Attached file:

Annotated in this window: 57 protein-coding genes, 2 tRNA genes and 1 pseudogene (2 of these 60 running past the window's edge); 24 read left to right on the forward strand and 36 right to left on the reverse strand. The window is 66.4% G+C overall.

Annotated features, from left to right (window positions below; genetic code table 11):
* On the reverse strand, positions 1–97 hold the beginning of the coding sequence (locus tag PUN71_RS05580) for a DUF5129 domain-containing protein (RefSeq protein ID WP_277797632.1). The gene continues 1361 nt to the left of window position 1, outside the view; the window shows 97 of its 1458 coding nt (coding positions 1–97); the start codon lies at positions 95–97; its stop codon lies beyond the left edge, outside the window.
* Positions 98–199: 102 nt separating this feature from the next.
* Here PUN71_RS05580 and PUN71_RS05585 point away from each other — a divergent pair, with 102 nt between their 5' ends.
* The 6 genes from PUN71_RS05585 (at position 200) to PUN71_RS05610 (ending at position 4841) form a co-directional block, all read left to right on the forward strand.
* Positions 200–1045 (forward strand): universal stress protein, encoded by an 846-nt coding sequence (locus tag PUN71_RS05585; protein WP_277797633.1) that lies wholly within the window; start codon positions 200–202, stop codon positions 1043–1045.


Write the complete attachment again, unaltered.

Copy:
Annotated in this window: 57 protein-coding genes, 2 tRNA genes and 1 pseudogene (2 of these 60 running past the window's edge); 24 read left to right on the forward strand and 36 right to left on the reverse strand. The window is 66.4% G+C overall.

Annotated features, from left to right (window positions below; genetic code table 11):
* On the reverse strand, positions 1–97 hold the beginning of the coding sequence (locus tag PUN71_RS05580) for a DUF5129 domain-containing protein (RefSeq protein ID WP_277797632.1). The gene continues 1361 nt to the left of window position 1, outside the view; the window shows 97 of its 1458 coding nt (coding positions 1–97); the start codon lies at positions 95–97; its stop codon lies beyond the left edge, outside the window.
* Positions 98–199: 102 nt separating this feature from the next.
* Here PUN71_RS05580 and PUN71_RS05585 point away from each other — a divergent pair, with 102 nt between their 5' ends.
* The 6 genes from PUN71_RS05585 (at position 200) to PUN71_RS05610 (ending at position 4841) form a co-directional block, all read left to right on the forward strand.
* Positions 200–1045 (forward strand): universal stress protein, encoded by an 846-nt coding sequence (locus tag PUN71_RS05585; protein WP_277797633.1) that lies wholly within the window; start codon positions 200–202, stop codon positions 1043–1045.